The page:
Still confused? Consider this example. A fast food restaurant offers badges on a leaderboard as part of their training, rewarding individuals for progressing through some online modules specific to their location. This is only gamifying a training path. A fast food restaurant enrols employees into a two week work-integrated program titled “Health & Safety in Hospitality” in partnership with a reputable education provider. This is a micro-credential. While the first helps an employee perform better at their job, it would not unnecessarily help them get a job at another fast food restaurant. In contrast, the micro-credential offers verifiable proof that this individual understands food safety regulations, and it may aid them in gaining a promotion or getting another job. 


  • Emerged as part of the trend towards gamification
  • Generally used during internal training
  • Designed to increase engagement
  • Can offer a sense of accomplishment


  • Developed in response to changing industry & education needs
  • Focused on transferable skills
  • Credibility is given from the learning itself as well as the institution who awarded it
  • Allows individuals to advertise their skills


What are the benefits of micro-credentials?

Benefits to Education Institutions

Educational institutions are searching for new ways to engage industry. Micro-credentials are a logical way for this to happen, particularly if they are designed to be integrated with work. Institutions can create general courses to sell, but they can also offer additional contextualisation to particular organisations. This can help programs to become financially sustainable and encourages further engagement with industry.

Finally, by encouraging a culture of learning in corporate organisations, educational institutions can have a new avenue to reach individuals who may want to engage in ongoing education, even if it is separate from their company.

Benefits to Industry

In a knowledge economy, an organisation’s people are their greatest asset.   The Future of Jobs Report by the World Economic Forum recently found that by 2025, 50% of employees will need training to address a change in required skills. For organisations, this requires a large shift in how they develop staff, often into what could be considered nontraditional areas.

The speed and flexibility of micro-credentials can help to address this need. Programs can be implemented quickly and they don’t always need to align to existing training packages. Instead, their value and credibility come from the issuer and the quality of the learning involved. This opens up opportunities for new courses to be created quickly, responding to unique needs without the need for bureaucracy.

Benefits to Individuals

For individuals, micro-credentials are a great way to improve your employability. Firstly, they allow you to quickly and cost effectively upskill, sometimes even in topical or niche areas that may not be serviced by a full degree. This guarantees that your skills are up to date, without the need to commit to months or even years of courses. They also demonstrate an interest in ongoing education, something that many employers are interested in as they promote their own culture of learning. They also allow you to engage in a broader range of capability areas from different providers than traditional postgraduate study pathways allow.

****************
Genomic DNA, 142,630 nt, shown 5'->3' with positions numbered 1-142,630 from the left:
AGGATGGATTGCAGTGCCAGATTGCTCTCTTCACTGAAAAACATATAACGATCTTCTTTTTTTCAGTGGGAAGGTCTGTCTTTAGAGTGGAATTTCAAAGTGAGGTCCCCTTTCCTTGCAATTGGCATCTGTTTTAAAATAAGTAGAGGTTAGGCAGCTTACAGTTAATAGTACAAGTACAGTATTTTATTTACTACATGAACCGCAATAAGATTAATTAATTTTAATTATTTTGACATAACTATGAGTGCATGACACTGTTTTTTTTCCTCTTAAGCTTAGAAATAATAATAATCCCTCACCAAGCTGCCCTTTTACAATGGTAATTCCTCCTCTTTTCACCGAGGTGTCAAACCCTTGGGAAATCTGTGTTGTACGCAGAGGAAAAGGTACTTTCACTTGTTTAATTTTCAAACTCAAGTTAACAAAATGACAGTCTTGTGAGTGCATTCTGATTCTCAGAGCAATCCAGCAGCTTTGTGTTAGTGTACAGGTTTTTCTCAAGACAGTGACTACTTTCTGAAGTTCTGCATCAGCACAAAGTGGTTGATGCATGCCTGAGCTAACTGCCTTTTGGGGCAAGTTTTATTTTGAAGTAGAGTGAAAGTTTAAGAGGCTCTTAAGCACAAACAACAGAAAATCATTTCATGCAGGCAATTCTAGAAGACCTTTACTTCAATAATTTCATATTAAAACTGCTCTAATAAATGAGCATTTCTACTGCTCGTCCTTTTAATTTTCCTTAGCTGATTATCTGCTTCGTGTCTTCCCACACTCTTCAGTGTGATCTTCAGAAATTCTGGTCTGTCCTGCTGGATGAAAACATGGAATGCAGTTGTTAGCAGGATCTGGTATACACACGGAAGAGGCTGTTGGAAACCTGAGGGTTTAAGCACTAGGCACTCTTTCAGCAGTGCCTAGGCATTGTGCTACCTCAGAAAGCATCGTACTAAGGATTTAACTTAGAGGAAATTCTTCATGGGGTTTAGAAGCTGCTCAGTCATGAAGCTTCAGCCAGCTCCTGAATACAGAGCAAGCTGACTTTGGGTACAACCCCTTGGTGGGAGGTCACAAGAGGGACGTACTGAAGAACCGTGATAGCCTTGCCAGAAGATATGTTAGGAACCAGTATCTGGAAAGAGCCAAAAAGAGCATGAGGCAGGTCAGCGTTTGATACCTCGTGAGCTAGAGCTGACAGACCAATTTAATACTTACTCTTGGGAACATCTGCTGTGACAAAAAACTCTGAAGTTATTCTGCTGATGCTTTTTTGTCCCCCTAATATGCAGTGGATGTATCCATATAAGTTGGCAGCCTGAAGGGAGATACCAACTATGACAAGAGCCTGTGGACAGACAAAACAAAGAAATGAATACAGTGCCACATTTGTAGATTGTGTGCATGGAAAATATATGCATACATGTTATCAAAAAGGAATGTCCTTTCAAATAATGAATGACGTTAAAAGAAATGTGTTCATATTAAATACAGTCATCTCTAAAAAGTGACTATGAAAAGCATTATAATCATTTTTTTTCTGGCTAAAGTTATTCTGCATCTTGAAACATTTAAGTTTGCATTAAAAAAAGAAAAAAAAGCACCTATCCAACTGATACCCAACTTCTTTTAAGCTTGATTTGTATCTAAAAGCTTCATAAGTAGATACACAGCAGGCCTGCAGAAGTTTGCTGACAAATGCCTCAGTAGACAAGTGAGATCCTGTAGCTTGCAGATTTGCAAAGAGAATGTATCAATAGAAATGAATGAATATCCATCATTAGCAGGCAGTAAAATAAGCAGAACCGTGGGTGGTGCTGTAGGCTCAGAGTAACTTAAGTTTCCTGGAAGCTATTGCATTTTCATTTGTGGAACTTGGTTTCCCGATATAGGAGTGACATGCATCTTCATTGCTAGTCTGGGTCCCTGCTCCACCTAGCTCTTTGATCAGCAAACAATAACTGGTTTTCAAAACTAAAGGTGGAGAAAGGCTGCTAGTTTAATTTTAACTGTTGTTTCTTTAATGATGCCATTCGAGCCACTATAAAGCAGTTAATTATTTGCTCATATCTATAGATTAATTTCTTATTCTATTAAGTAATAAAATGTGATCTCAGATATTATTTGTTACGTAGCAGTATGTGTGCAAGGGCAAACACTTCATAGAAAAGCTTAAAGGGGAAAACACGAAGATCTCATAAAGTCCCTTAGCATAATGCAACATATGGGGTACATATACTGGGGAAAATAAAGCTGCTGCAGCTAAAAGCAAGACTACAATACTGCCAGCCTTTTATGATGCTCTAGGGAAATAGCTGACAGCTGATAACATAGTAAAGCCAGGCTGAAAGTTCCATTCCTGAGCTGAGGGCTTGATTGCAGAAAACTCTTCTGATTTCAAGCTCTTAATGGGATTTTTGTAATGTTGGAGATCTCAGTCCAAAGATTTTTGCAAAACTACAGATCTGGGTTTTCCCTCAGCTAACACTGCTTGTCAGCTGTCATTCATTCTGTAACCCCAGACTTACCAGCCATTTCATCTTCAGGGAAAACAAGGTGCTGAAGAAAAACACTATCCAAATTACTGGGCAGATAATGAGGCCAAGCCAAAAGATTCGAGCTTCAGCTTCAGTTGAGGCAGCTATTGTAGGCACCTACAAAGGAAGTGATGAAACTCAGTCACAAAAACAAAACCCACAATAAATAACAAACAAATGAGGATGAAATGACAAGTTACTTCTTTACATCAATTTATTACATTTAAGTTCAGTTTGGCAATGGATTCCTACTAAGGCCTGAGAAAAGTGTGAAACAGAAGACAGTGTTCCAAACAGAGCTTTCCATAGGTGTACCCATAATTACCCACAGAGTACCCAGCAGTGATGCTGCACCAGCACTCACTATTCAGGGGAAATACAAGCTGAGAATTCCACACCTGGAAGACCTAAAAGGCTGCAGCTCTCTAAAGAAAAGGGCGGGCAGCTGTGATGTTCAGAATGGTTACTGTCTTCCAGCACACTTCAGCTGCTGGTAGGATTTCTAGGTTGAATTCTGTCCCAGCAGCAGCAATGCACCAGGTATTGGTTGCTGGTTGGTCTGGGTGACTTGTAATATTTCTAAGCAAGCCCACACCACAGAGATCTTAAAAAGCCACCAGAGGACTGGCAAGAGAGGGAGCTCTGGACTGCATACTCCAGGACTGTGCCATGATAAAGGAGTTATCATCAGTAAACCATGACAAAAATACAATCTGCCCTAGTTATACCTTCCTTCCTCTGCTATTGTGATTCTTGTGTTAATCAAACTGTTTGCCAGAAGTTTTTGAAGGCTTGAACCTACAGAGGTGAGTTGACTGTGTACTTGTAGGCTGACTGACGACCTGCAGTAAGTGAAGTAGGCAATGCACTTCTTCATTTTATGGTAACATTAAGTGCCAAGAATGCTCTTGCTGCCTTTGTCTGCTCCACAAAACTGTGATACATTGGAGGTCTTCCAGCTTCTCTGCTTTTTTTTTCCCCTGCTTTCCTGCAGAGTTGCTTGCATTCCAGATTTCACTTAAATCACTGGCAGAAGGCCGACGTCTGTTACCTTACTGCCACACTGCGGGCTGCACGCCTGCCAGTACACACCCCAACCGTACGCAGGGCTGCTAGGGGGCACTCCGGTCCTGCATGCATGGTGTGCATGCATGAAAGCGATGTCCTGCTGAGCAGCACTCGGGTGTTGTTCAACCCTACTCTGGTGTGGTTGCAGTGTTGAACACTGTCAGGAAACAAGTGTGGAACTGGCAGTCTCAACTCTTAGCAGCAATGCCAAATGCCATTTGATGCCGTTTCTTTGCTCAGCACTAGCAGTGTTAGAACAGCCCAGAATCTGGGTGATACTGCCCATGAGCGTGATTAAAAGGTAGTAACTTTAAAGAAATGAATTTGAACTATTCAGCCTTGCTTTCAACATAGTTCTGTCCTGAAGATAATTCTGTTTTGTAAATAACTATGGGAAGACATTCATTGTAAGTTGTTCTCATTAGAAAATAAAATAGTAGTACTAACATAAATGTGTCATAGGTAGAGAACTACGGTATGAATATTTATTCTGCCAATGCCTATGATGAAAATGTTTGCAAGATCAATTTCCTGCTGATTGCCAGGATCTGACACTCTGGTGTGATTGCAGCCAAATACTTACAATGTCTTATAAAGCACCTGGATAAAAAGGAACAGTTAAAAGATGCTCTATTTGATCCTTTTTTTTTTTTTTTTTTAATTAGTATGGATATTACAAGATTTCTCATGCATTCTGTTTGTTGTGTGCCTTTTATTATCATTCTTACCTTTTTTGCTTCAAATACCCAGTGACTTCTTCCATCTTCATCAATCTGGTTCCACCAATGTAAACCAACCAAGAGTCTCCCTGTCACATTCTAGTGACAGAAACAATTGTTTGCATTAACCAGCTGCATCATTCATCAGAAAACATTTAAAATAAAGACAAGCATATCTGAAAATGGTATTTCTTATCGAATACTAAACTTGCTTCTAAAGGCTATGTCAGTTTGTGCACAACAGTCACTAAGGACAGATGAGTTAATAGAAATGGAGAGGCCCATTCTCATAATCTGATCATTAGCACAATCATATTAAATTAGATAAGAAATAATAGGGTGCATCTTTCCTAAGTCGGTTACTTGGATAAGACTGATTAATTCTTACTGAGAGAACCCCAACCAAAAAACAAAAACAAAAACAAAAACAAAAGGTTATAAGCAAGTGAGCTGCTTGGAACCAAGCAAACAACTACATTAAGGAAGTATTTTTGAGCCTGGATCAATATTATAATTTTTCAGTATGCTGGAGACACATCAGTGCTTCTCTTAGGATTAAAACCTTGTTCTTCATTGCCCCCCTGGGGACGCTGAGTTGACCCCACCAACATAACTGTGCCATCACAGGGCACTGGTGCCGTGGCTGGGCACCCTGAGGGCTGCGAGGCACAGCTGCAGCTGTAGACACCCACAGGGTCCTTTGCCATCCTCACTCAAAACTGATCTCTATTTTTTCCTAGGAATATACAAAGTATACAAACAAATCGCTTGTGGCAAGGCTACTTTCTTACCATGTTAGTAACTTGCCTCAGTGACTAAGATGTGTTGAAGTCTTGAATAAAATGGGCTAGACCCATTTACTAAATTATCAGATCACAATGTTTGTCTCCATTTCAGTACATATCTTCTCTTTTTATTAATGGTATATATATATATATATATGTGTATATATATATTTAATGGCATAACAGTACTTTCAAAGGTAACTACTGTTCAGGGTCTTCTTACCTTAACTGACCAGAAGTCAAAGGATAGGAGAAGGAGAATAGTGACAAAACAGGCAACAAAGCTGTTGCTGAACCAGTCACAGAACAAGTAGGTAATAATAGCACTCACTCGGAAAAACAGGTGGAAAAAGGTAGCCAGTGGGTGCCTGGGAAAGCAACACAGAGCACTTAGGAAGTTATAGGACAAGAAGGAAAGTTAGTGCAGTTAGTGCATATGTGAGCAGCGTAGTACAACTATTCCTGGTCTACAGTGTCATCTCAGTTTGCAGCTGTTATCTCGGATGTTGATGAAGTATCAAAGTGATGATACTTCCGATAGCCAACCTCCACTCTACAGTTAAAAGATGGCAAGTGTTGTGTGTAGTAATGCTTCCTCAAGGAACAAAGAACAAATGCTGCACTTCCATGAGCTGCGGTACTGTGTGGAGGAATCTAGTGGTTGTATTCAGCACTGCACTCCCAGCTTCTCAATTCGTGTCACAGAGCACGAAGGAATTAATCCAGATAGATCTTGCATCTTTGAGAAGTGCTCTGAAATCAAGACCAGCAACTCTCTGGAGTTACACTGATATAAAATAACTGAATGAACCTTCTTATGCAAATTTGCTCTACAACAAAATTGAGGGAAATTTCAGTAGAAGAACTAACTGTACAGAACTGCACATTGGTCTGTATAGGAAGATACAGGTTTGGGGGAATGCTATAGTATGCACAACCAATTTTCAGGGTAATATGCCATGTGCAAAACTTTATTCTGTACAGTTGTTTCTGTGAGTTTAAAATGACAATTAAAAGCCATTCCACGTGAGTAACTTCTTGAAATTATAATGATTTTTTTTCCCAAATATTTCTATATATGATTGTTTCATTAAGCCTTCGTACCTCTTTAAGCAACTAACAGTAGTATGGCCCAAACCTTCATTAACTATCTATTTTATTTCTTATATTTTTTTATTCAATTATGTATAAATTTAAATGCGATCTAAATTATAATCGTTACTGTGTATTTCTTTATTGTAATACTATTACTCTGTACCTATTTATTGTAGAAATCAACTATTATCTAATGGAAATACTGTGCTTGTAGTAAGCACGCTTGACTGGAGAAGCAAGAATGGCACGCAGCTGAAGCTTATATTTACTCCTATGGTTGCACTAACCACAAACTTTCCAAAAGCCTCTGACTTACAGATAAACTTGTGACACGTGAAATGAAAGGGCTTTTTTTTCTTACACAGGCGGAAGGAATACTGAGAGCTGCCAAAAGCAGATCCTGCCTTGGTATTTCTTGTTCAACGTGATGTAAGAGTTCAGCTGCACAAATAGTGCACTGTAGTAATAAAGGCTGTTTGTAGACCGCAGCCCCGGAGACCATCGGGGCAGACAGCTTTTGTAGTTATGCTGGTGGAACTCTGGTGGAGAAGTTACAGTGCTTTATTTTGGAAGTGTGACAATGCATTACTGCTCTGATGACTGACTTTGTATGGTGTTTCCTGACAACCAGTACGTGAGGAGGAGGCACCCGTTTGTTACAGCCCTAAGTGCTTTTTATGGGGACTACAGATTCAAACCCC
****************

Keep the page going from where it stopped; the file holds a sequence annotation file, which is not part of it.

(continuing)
Suppose micro-credentials are completed as part of an existing job. In that case, they still allow you to upskill in areas that matter and organisations are increasingly using these as a path to future promotions. Similarly, they will require a lower time commitment, making it easier to complete alongside your role. They can also be transported from job to job, forming a virtual resume. 

What are the uses for micro-credentials?

Micro-credentials are well suited to deliver a full range of corporate training, from technical skills that need to be consistently updated to soft skills that employees are increasingly focusing on. Their short time frame and flexible delivery methods are also perfectly suited for individuals, allowing them to drop in and out of studying as their personal situations require. 
For organisations and educational institutions looking to accelerate their learning programs, micro-credentials can be an invaluable resource.  By focusing on work-integrated micro-credentials, organisations can upskill their existing employees,  find new hires and ensure their workforce can meet business needs. 

How can I implement micro-credentials?

If you are considering creating micro-credentials, these are the key factors to consider.

Firstly, consider the needs of industry and the expertise available in your organisation. The profitability of your course is dependent on the number of students who are likely to enrol, so take into account whether the topic is of interest to a variety of industries and individuals. 

Secondly, consider the existing content that you have. Elements of traditional courses may be broken up to fit the shorter work-integrated micro-credentials structure and allow you to speed up your development process and have a real and immediate impact. 

Finally, you will need to implement a go-to-market strategy. While successful micro-credentials can fuel themselves as participants promote them, it is wise to seek out industry partners to kickstart this process. As part of this, consider the technology you need to make this happen. At a minimum, you will need to evaluate your learning technology to ensure it has the capability to create an effective work-integrated learning experience.